“The initial target market is wealthy, $100,000 or more a year, educated, generation X consumer that is technology forward,” he said. “These are people who care about status, embrace new technologies, and can afford to buy a relatively expensive additional device.

"Of course, some younger consumers - those with expendable income - will also be a target, but I would think the majority of buyers in the early adopter phase will be somewhat more affluent, aged 30-45.”

Marston saw initial uptake coming from the early adopters of Apple technology.

“It works well with existing apps, it integrates with the i-Phone and it doesn’t work with Android phones, so it is clearly targeted to that narrow audience,” he said. “If you have a gimmick and you want to sell it to somebody, this is the market. These are the people, who are sometimes referred to as ‘i-sheep’, who follow the gimmicks and trends.”

But Woolworths digital marketing manager, Katrina Colpo, is confident the new smartwatch technology has consumer longevity, which is one of the reasons why Woolworths decided to quickly invest in this space.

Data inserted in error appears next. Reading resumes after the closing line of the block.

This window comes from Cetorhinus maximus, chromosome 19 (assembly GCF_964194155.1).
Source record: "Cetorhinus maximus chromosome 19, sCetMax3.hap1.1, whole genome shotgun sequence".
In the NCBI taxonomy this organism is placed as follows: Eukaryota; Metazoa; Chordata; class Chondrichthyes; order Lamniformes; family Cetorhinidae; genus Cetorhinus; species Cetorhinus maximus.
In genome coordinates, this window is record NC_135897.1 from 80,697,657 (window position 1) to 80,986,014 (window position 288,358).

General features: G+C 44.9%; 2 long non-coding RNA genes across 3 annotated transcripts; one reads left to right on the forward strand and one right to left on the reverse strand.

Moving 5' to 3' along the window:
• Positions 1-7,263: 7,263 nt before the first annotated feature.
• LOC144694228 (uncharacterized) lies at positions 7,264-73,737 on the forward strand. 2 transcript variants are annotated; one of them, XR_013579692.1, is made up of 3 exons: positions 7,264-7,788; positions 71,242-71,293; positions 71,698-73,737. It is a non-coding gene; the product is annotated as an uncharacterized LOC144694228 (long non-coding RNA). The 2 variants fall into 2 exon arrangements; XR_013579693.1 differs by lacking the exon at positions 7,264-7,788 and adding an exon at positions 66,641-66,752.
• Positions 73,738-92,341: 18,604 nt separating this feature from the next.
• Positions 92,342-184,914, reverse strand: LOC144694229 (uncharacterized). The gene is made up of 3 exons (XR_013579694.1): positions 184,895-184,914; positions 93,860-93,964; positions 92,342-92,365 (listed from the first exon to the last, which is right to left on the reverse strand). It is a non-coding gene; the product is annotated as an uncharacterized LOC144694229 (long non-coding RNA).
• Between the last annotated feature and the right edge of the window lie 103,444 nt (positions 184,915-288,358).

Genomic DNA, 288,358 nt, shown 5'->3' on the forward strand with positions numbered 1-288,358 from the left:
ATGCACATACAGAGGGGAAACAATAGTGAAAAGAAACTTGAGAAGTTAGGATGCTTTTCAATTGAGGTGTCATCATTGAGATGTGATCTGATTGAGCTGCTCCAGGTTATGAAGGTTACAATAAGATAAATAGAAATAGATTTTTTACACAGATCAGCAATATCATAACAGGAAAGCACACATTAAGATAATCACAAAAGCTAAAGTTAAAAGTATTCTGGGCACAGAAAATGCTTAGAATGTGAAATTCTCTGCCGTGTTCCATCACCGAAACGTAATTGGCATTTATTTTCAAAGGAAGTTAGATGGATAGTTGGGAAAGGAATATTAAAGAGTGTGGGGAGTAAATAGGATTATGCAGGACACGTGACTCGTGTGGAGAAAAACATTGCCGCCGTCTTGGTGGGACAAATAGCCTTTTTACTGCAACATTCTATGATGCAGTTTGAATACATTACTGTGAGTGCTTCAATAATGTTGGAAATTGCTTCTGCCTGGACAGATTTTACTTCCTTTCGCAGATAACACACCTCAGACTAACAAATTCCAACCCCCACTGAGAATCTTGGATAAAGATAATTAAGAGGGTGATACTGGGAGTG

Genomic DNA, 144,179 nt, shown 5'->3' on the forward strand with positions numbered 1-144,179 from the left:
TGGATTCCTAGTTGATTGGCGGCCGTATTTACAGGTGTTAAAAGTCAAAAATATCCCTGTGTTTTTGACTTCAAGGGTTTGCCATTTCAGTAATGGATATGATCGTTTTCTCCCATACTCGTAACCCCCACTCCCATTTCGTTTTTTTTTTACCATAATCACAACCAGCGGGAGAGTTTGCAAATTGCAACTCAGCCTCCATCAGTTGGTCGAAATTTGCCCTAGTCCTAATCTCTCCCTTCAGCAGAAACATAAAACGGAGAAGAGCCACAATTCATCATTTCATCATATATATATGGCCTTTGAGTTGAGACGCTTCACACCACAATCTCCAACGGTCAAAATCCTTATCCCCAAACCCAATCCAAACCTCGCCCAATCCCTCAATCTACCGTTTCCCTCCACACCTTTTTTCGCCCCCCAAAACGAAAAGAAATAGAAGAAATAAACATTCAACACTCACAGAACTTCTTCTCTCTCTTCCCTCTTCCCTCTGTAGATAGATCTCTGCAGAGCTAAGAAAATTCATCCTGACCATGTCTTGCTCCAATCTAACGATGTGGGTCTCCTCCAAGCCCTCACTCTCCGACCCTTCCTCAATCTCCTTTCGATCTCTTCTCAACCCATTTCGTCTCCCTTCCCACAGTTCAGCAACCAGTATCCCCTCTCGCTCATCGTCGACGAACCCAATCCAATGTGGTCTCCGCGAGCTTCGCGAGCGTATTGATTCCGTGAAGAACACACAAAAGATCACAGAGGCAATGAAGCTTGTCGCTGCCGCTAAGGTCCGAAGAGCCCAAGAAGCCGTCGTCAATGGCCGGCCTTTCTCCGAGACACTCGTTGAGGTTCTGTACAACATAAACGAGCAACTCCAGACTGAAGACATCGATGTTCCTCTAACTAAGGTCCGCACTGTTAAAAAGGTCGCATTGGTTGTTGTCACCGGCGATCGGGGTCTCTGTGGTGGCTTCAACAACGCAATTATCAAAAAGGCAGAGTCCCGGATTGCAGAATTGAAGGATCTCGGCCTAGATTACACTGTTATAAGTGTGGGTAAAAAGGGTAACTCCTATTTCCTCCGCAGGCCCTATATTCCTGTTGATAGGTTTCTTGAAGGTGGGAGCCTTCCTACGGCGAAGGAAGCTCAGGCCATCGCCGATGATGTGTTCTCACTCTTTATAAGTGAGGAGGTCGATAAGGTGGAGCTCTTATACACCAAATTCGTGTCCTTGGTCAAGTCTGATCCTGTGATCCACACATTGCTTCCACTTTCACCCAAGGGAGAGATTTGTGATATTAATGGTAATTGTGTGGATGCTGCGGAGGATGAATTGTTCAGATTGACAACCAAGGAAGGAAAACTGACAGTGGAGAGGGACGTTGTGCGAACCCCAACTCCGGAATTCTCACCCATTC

Woolworths’ new ‘Woolies Shop Glance’ app claims to offer a more convenient and efficient experience by showing customers key convenient data points such as their nearest store, opening hours. It also offers added shopping list capability, which can be sorted according to aisle so the customer can navigate the store more quickly from the convenience of their wrist.

“When it comes to the wearables market, Australians are early adopters of new technology and we’ve recognised that,” Colpo said. “I certainly see its longevity. We are investing in this space and we’ll keep investing and providing new things to our customers.”

Both Bilue and Neotony collaborated with Woolworths to develop the app. According to director and principal consultant at Bilue, Cameron Barrie, the new wearable will take traditional mobile interaction to a whole other level. Barrie also claimed Bilue is already receiving enquiries for further app development from the health tech space as well as the financial services industries.

“There have been so many things in the past 10 years that have been released that upon release we felt were gimmicky, but it turns out they’re not,” he added. “I think the only true measure of success of it is how people use it - and that is what we’re really excited to see.”